Education; a major challenge to growth in Africa

Economic growth in African continues its role in driving poverty reduction, increasing standards of living and providing security and stability. And while Covid 19 is likely to push the African economy into its first recession in 25 years according to the World Bank, the bank also forecasts a strong rebound in 2021. The African development Bank sees strong fundamentals in place across Africa capable of sustaining increased investment.

Humphrey Kariuki, a successful African entrepreneur with a business that spans eight countries in Africa, believes that if sustainable growth in Africa is feasible, there are serious long term and structural challenges that are still being overlooked by policy makers and business. HK believes that poor levels of education and a skills shortage are one of the most critical challenges to growth and development in Africa and that education is at the centre of unlocking Africa’s future and remains one of the greatest barriers to progress across Africa.

HK is clear that without schools and without a good education, Africa’s youth will not have the skills they need for the jobs of the future, and African businesses will not have access to the skills base needed to drive economic transformation for African economies.

As the Brookings Institute points out, ‘The lack of education is at the core of most development problems. There is no high-income economy with low levels of education. The backbone of sustained and inclusive development in Africa is education reform.’ Brookings also notes that sub-Saharan Africa has the lowest education attainment in the world.

The problem is complex. The World Economic Forum argues that although much has been done to progress policy around education, this is often not translated into practical outcomes.

“African businesses need to do more to build the African skills base”

Humphrey Kariuki

HK says that “African businesses need to do more to build the African skills base. This is not only essential to empowering people, but it also lays the critical foundation for the growth and development of the African market, the development of new sectors and the economic transformation needed to enable African businesses to extract more value from Africa’s resources. We need African investors to take the lead on this, and we need sustainable and African-led solutions.”

HK believes that African investors are intrinsically more committed to addressing structural issues in the African market because their businesses are tied to the growth and future of Africa. This means they are best placed to find solutions to skills and educational issues in Africa. As the global market place changes at an unprecedented rate, underpinned by rapid advances in technology, Humphrey believes that education and skills development must become an increasing focus for African investors and government alike.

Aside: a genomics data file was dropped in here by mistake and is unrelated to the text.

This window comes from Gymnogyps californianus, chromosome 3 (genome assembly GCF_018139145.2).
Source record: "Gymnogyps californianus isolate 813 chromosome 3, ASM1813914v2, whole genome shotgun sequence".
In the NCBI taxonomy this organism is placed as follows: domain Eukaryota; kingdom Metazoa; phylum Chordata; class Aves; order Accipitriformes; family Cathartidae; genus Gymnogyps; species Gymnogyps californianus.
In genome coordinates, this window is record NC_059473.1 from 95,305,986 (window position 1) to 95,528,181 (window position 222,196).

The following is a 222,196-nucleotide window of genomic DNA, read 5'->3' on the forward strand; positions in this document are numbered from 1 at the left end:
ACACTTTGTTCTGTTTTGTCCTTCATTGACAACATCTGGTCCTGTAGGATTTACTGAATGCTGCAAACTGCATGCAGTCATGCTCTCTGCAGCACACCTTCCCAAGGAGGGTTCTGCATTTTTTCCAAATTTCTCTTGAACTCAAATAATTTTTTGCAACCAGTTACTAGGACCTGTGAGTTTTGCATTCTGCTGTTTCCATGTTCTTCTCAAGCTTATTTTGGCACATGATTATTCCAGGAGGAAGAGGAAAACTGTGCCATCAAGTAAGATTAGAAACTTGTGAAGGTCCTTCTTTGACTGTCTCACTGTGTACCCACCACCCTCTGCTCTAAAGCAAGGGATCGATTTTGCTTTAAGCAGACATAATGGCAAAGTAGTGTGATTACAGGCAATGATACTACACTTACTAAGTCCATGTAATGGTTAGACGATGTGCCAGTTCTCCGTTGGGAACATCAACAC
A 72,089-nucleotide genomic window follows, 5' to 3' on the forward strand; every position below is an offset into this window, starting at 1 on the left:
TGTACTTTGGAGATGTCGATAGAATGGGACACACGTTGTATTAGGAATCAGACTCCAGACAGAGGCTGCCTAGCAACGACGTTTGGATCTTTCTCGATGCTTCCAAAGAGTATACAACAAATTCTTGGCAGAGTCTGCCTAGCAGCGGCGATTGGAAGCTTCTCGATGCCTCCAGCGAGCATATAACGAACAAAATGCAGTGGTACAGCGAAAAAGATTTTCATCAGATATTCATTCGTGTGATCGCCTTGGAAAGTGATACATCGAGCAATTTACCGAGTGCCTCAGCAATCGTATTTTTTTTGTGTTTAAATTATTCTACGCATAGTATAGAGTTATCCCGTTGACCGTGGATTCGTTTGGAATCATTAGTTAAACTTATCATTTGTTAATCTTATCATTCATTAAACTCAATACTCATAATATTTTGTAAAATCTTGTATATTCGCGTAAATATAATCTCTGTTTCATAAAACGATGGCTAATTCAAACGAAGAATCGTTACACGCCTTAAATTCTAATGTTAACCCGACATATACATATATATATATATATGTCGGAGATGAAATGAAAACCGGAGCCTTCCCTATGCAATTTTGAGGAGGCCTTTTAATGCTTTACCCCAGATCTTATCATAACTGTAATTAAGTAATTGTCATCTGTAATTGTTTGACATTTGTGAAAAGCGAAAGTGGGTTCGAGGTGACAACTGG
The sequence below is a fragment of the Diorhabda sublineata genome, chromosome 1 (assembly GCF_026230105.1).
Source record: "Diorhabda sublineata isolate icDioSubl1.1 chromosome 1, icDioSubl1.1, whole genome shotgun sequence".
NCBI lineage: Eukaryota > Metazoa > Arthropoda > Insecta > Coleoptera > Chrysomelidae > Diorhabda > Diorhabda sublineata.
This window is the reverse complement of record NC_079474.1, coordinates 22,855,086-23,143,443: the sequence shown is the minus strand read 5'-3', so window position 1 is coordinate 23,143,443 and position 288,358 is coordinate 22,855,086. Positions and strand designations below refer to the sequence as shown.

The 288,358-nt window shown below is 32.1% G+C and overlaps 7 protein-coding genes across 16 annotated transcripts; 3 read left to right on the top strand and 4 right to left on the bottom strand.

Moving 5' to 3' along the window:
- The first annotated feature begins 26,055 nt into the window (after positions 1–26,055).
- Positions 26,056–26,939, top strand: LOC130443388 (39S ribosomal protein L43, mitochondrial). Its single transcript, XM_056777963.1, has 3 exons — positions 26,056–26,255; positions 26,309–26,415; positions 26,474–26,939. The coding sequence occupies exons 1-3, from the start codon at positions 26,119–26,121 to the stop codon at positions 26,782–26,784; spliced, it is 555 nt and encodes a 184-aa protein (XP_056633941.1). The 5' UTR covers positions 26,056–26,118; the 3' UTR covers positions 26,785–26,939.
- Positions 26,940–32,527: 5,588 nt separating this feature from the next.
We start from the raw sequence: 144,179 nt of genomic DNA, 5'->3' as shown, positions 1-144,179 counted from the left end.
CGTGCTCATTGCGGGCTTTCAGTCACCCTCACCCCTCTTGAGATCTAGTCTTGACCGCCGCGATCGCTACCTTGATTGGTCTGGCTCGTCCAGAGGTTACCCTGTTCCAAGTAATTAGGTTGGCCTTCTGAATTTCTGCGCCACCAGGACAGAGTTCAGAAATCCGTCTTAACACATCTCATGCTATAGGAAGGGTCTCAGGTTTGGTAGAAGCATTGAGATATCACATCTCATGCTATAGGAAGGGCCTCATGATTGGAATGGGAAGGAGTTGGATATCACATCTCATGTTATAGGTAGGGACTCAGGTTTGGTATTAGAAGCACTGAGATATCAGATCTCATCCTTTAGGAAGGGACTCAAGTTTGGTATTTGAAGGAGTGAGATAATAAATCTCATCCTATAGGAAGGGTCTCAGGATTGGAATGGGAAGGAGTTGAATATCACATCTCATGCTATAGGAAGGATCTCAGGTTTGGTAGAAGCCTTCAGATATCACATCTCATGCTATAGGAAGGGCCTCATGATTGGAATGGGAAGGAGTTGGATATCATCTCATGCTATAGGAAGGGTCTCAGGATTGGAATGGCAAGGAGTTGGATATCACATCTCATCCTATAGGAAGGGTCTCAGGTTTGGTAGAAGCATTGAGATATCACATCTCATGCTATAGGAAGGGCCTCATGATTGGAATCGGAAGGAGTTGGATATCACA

HK has invested in the skills and future of Africa’s youth

HK has already invested over US$500,000 in education initiatives and projects across Africa and is committed to increasing this as a priority.

  • Having the right technology is important to equipping young people with the right skills for the future. This is why HK donated over $30,000 to St. Anne’s Secondary School in Nairobi to provide students with a state-of-the-art computer lab and laptops for each of the 450 students.
  • Ensuring the education of people who face adversity is critical. As part of his commitment to special needs children, HK and friends donated a $41,000 donation in partnership with The Nobelity Project to support the education of children at the River Likii School for Special Needs.
  • Many people in Africa come from extremely low-income backgrounds, in which education is a resource to which many do not have access. In order to break this cycle of poverty and create opportunities for people from impoverished and rural African communities, HK is supporting low-income families. In Kenya he has donated over $20,000 in  providing scholarship to children from poor backgrounds, and recently, in the DRC, he put $140,000 towards the education of people from low-income families in a remote rural area through the Nakhjavani School.
  • While endemic conflict in Africa is now less common, the long-term effects of war continue to hurt younger generations. This is why, in countries like South Sudan, HK is helping to construct schools to put an end to the generational cycle of becoming child soldiers.  He contributed $230,000 towards constructing classrooms and providing clean water at the Bishop Mazzolari School in Rumbek, South Sudan. This will give young children new hope for the future. US$100,000 was donated to Malek Academy towards rebuilding the facilities that had been destroyed during the civil war.

There is more that HK wants to do to ensure Africa’s youth have the skills they need for the future. He will continue to work with organisations and government to invest in education programmes, facilities, and technology at schools to give African youth the future they deserve.

He is currently looking at establishing  a hospitality and conservation school in the Lakipia county.  HK believes that the two are sectors are strongly intertwined  and there is a need to develop a relevant curriculum that expounds  on the synergy of two sectors.